Manglorean marriage customs and traditions – Maain Mudi Shivnchen & Opsun Divnchen

STEP 14 and STEP 15


These customs though important, are short ceremonies perfomed at the wedding reception either before dinner or at the end of the wedding, as this is mainly performed between the very close members of the family.

STEP 14 – MAAIN MUDI SHIVNCHEN – Mother-in-law presenting a ring to her son-in-law, the groom


After the wedding dinner was concluded, the mudi shivnchen ceremony was performed.  The bridegroom was made to stand in the matov and the bride’s mother presented him with a ring as a sign that she is his mother-in-law and henceforth he had to address her as “mai’ mother.  The elder women of the bride’s family her aunts’ i.e. sisters, sisters-in-law and cousins of her mother were addressed by the groom as fagor mai and any distantly related woman could become his fagor mai if she presented him with a ring. More importantly the woman were expected to give their blessings to the groom as his fagor mai.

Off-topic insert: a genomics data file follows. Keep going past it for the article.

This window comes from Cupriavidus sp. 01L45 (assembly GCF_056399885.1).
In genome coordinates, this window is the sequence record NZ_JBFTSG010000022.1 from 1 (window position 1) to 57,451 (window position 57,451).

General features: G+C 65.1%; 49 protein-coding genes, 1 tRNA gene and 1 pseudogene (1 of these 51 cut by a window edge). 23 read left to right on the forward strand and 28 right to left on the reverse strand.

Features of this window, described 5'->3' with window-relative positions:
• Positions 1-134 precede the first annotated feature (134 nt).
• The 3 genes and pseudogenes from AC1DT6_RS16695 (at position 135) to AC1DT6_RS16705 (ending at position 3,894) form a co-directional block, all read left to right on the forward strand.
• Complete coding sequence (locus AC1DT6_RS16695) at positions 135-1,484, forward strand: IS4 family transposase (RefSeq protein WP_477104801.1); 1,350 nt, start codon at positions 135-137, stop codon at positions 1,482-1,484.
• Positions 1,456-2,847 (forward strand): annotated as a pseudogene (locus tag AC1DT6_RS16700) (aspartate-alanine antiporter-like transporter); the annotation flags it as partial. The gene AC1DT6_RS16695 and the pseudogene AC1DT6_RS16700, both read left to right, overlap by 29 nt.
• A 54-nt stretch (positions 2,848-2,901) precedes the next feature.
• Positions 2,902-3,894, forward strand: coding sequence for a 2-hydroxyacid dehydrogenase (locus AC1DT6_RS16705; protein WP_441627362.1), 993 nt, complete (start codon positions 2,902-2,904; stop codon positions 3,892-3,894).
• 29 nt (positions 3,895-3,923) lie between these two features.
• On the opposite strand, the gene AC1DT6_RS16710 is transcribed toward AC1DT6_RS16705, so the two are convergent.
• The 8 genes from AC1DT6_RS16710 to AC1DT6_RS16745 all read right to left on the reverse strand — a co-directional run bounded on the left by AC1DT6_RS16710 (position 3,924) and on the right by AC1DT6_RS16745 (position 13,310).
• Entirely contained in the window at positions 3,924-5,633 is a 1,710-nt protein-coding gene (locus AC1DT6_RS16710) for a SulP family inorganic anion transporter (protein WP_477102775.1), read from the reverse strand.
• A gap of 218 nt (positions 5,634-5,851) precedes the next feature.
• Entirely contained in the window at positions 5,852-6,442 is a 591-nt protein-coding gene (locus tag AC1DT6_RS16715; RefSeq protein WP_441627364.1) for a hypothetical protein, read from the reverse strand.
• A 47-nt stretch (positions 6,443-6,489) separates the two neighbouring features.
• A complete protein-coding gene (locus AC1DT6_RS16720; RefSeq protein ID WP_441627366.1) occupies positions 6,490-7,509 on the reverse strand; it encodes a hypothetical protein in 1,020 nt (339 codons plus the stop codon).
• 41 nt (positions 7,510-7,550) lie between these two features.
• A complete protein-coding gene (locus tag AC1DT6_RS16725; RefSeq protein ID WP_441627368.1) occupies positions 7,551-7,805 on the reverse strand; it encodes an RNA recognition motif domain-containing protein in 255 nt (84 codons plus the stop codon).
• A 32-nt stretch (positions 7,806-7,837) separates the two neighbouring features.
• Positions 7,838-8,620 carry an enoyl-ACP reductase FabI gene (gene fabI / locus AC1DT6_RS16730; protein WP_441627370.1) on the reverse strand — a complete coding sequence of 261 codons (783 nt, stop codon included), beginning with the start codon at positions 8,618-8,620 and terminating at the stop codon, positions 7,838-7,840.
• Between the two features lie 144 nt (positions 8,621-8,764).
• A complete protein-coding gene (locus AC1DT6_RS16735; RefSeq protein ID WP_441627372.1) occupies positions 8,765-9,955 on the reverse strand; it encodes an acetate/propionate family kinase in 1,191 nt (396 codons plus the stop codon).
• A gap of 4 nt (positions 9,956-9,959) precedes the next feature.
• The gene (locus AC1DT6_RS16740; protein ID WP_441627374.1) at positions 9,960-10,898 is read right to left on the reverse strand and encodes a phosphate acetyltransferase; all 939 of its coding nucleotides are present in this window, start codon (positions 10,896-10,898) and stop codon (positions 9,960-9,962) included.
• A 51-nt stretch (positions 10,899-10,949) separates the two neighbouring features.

As I have seen for my son’s wedding, the bridegroom is made to stand in a prominent place in the reception hall and his mal dedho stands next to him with a handkerchief held open in both hands.  The mother-in-law will bless the groom and present him with the ring.  The other fagor mais  i.e. the brides aunts, etc. will come forward to bless the groom and put some cash into the handkerchief held by the mal dedho (bestman).  This money goes to the bestmen who celebrate later with the money collected.

The following song is appropriately sung or played for the Mudi Shivnchen ceremony.